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I had assumed folks were talking about getting grants and such. Under those circumstances you would want the student to be as impoverished as possible (to get the most grant money). However, you do make an excellent point that if people are talking about loans then one must factor in the interest of those loans and the fact that all that money has to be repaid. In that case I would prefer to tap our home equity credit line and pay for college from that. It's still a loan, and the interest is tax-deductible (unlike most loans).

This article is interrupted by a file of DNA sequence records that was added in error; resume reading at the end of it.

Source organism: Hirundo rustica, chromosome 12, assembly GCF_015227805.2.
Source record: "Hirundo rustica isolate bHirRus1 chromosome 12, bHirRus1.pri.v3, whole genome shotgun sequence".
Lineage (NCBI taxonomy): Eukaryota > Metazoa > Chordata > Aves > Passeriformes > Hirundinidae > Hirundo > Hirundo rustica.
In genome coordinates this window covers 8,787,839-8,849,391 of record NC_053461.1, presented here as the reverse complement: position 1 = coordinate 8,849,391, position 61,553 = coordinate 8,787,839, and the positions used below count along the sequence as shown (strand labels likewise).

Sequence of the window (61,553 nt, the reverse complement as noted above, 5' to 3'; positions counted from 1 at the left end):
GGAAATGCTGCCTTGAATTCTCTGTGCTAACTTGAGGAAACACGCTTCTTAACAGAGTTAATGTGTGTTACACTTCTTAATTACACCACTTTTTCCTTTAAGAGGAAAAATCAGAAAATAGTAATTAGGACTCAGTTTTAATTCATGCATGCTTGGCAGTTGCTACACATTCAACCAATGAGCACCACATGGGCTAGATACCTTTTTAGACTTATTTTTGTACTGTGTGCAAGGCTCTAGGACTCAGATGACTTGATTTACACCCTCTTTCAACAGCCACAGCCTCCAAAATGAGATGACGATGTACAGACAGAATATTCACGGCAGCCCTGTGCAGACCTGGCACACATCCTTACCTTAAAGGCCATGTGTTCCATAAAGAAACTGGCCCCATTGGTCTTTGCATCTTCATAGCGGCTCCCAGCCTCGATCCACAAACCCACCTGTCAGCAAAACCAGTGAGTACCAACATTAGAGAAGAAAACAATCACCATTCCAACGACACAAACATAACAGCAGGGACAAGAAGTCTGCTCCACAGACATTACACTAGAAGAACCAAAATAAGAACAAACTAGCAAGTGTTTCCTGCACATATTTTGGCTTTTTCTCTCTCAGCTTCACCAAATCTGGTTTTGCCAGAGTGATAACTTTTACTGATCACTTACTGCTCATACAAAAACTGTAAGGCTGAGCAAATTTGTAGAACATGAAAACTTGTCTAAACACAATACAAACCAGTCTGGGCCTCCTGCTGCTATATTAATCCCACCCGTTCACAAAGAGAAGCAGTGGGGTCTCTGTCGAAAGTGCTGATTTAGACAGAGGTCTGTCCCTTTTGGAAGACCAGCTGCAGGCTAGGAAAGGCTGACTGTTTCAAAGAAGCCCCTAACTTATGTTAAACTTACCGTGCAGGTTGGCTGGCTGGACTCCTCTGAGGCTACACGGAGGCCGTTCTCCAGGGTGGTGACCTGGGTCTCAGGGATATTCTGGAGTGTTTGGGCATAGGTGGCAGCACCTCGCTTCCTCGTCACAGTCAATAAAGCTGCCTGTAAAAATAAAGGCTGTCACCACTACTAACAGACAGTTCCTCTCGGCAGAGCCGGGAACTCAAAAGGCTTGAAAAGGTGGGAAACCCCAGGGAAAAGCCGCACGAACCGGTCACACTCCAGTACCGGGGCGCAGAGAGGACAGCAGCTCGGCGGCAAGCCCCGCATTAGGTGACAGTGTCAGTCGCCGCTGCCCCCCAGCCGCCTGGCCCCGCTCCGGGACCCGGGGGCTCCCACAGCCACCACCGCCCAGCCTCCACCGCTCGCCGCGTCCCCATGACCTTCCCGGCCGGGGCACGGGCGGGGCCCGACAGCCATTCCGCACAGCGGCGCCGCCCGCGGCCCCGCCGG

My experience has been that people talking about financial aid haven't been through the process yet or in quite a while and tend to think that "financial aid" translates to all grants. It doesn't seem to occur to them that short of being absolutely broke with no income or assets, financial aid comes in the form of loans, and most of those are unsubsidized, so increasing financial aid tends to come in the form of loans. As someone previously pointed out, that can leave the student with some back-breaking debt when they finally leave school.
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